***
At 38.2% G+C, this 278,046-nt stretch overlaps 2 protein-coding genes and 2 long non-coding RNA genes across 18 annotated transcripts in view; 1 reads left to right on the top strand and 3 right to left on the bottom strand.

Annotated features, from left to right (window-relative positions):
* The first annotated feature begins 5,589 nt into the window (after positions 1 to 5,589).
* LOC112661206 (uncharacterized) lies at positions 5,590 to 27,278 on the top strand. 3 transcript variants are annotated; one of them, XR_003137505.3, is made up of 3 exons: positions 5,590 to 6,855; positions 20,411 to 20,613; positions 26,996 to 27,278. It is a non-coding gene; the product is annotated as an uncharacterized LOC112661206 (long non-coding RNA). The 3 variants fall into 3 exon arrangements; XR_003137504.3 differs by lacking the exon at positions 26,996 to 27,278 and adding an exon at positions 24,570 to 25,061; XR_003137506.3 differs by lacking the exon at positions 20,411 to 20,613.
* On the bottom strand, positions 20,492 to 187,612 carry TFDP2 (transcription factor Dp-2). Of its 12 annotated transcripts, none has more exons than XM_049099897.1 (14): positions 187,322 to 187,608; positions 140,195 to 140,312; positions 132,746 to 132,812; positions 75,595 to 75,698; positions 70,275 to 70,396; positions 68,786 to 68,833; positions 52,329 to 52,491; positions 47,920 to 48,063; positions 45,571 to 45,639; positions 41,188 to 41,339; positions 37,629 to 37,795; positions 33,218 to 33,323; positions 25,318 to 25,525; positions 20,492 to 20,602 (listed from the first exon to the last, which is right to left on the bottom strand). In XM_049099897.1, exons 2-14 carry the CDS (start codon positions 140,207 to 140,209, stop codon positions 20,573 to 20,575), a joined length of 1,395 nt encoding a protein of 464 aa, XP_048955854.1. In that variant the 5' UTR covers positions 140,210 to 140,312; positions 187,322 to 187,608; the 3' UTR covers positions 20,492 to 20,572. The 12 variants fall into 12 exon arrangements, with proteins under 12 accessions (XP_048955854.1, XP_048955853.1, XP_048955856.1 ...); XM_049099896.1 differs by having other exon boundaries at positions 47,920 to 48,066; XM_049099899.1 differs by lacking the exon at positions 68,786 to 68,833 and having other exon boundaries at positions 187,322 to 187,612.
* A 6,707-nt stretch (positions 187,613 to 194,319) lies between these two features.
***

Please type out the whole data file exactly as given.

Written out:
At 38.2% G+C, this 278,046-nt stretch overlaps 2 protein-coding genes and 2 long non-coding RNA genes across 18 annotated transcripts in view; 1 reads left to right on the top strand and 3 right to left on the bottom strand.

Annotated features, from left to right (window-relative positions):
* The first annotated feature begins 5,589 nt into the window (after positions 1 to 5,589).
* LOC112661206 (uncharacterized) lies at positions 5,590 to 27,278 on the top strand. 3 transcript variants are annotated; one of them, XR_003137505.3, is made up of 3 exons: positions 5,590 to 6,855; positions 20,411 to 20,613; positions 26,996 to 27,278. It is a non-coding gene; the product is annotated as an uncharacterized LOC112661206 (long non-coding RNA). The 3 variants fall into 3 exon arrangements; XR_003137504.3 differs by lacking the exon at positions 26,996 to 27,278 and adding an exon at positions 24,570 to 25,061; XR_003137506.3 differs by lacking the exon at positions 20,411 to 20,613.
* On the bottom strand, positions 20,492 to 187,612 carry TFDP2 (transcription factor Dp-2). Of its 12 annotated transcripts, none has more exons than XM_049099897.1 (14): positions 187,322 to 187,608; positions 140,195 to 140,312; positions 132,746 to 132,812; positions 75,595 to 75,698; positions 70,275 to 70,396; positions 68,786 to 68,833; positions 52,329 to 52,491; positions 47,920 to 48,063; positions 45,571 to 45,639; positions 41,188 to 41,339; positions 37,629 to 37,795; positions 33,218 to 33,323; positions 25,318 to 25,525; positions 20,492 to 20,602 (listed from the first exon to the last, which is right to left on the bottom strand). In XM_049099897.1, exons 2-14 carry the CDS (start codon positions 140,207 to 140,209, stop codon positions 20,573 to 20,575), a joined length of 1,395 nt encoding a protein of 464 aa, XP_048955854.1. In that variant the 5' UTR covers positions 140,210 to 140,312; positions 187,322 to 187,608; the 3' UTR covers positions 20,492 to 20,572. The 12 variants fall into 12 exon arrangements, with proteins under 12 accessions (XP_048955854.1, XP_048955853.1, XP_048955856.1 ...); XM_049099896.1 differs by having other exon boundaries at positions 47,920 to 48,066; XM_049099899.1 differs by lacking the exon at positions 68,786 to 68,833 and having other exon boundaries at positions 187,322 to 187,612.
* A 6,707-nt stretch (positions 187,613 to 194,319) lies between these two features.